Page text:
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Two maps together make plenty of room for games. Most Battletech games quickly collapse into action that would only cover a single game board anyway. There are lots and lots of possible two-board combos. The two mesa maps can make either a battle over a central valley or a king-of-the-hill type scenario.

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They can also be placed side-by-side for a high/low fight, or a long running escort mission.

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The next step will be making the bridge sections, and creating and attaching all the hexagonal flagstones.

Happy building everyone!  Big Grin
[+] 2 users Like ableman33's post
This is really amazing. I couldn't deal with having to cut out all of the little hexagons. I would go nuts.
Heh, this is just the start of all the hexagons! Tongue
I had originally planned to use 3/16 inch luan plywood for my bridges. However, I wanted these to be thicker. Not only would that make them more physically robust, but it would also give them some visual weight. So I switched to 5-ply 1/4 inch birch plywood. Way stiffer and stronger. And with the additions I'll make later, a more proper visual weight.

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When doing my layout, I did make a mistake. I forgot to outline one of my hexes. But the time I noticed my error, I had already laid out other pieces over the space where the missing hex should have gone. So I had to draw out the piece again elsewhere on the wood.

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The tool for this job is my scroll saw. The narrow blade is designed for making super tight turns. I didn't need that ability for most of this job, but it came in handy in a few spots.

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It didn't take long to cut out my pieces.

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The hex to be cut out in the center of one of the bridge pieces required a bit more work. First I needed to make a hole in the wood so I could pass my scroll saw blade through. I could have just drilled any old hole big enough for my blade, but I decided to pull out my forstner bits so that I could make a clean hole that removed as much material as possible to make my cutting easier.

Forstner bits are designed to cut flat-bottomed holes. I didn't need that for this task, but the bits do make nice clean edges and keep themselves centered as they drill.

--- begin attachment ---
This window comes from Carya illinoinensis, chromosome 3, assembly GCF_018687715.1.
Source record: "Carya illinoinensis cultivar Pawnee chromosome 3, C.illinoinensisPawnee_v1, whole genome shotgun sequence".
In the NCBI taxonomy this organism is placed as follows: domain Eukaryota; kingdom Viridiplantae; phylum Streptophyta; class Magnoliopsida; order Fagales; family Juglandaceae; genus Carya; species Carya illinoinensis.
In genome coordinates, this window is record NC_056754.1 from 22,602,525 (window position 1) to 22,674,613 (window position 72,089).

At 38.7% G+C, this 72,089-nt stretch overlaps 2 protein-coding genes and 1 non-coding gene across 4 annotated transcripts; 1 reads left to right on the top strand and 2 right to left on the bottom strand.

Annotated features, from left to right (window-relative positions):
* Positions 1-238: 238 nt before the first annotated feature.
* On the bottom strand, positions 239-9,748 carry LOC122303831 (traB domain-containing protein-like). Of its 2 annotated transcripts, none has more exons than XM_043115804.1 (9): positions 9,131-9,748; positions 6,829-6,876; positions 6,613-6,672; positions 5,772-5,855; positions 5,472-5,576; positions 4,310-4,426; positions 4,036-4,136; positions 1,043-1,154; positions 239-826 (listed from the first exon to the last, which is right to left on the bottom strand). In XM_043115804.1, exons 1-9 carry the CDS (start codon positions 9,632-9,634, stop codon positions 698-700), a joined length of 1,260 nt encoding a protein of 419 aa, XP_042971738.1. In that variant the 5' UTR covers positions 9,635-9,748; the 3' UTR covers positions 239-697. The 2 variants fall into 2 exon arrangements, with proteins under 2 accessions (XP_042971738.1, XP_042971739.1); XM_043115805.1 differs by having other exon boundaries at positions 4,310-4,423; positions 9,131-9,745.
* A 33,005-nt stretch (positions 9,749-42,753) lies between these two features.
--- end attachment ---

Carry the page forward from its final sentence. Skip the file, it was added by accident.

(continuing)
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Once the hole was drilled, I released the blade on my scroll saw, passed it through the hole, and reattached it.

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Once my hex hole was cut, it was time to see how these looked on the map.

The idea is that there used to be a couple of bridges/causeways connecting some of the ceremonial platforms. one of these has completely broken while the other is still partially intact.

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They give lots of options. Smile

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The bridges provide some interesting elevation and framing options when playing with only the "corner" maps.

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To break up the long linear lines of the bridge segments, I plan to place a few strategic half walls along some of the edges. These will not only give the bridge sections a more interesting profile, but they will provide partial cover to mechs from fire in certain directions. These spaces will be the only partial cover available at this height, making perching up on the bridges (where everyone can shoot you) more appealing. Mechs up on the bridges will be able to ignore partial cover penalties from most any other location on the map.

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I'm going to make a couple modifications to the maps before I attach these bridge pieces. Firstly I want to trim down the foam by the thickness of the wood where the bridge pieces will be supported so that the tops of the bridge pieces will be exactly level 4. Secondly, and more importantly, I want to make much more secure attachment points for these wood pieces other than just gluing them to the foam. I have some ideas, but I'm going to need to do some experimenting.

More building tomorrow! Big Grin